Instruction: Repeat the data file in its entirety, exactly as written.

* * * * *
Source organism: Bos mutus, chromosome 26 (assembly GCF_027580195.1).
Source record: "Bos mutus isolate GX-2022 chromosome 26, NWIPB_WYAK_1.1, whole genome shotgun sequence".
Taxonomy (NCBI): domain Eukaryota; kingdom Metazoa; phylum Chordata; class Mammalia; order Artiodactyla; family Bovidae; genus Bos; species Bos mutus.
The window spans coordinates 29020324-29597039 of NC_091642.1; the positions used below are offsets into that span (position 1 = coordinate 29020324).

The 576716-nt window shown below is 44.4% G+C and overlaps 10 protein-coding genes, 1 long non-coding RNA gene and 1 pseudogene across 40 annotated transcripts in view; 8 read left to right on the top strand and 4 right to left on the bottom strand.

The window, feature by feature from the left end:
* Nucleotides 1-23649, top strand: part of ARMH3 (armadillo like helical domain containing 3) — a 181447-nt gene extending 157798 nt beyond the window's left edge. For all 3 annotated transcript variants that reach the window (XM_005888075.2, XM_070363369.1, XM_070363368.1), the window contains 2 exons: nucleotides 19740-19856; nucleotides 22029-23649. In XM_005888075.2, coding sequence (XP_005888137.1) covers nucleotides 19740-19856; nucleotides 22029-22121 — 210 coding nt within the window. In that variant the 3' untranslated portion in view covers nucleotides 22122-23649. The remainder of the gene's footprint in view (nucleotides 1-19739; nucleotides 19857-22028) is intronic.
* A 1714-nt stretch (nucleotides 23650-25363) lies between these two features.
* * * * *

Source organism: Bos mutus, chromosome 26 (assembly GCF_027580195.1).
Source record: "Bos mutus isolate GX-2022 chromosome 26, NWIPB_WYAK_1.1, whole genome shotgun sequence".
Taxonomy (NCBI): domain Eukaryota; kingdom Metazoa; phylum Chordata; class Mammalia; order Artiodactyla; family Bovidae; genus Bos; species Bos mutus.
The window spans coordinates 29020324-29597039 of NC_091642.1; the positions used below are offsets into that span (position 1 = coordinate 29020324).

The 576716-nt window shown below is 44.4% G+C and overlaps 10 protein-coding genes, 1 long non-coding RNA gene and 1 pseudogene across 40 annotated transcripts in view; 8 read left to right on the top strand and 4 right to left on the bottom strand.

The window, feature by feature from the left end:
* Nucleotides 1-23649, top strand: part of ARMH3 (armadillo like helical domain containing 3) — a 181447-nt gene extending 157798 nt beyond the window's left edge. For all 3 annotated transcript variants that reach the window (XM_005888075.2, XM_070363369.1, XM_070363368.1), the window contains 2 exons: nucleotides 19740-19856; nucleotides 22029-23649. In XM_005888075.2, coding sequence (XP_005888137.1) covers nucleotides 19740-19856; nucleotides 22029-22121 — 210 coding nt within the window. In that variant the 3' untranslated portion in view covers nucleotides 22122-23649. The remainder of the gene's footprint in view (nucleotides 1-19739; nucleotides 19857-22028) is intronic.
* A 1714-nt stretch (nucleotides 23650-25363) lies between these two features.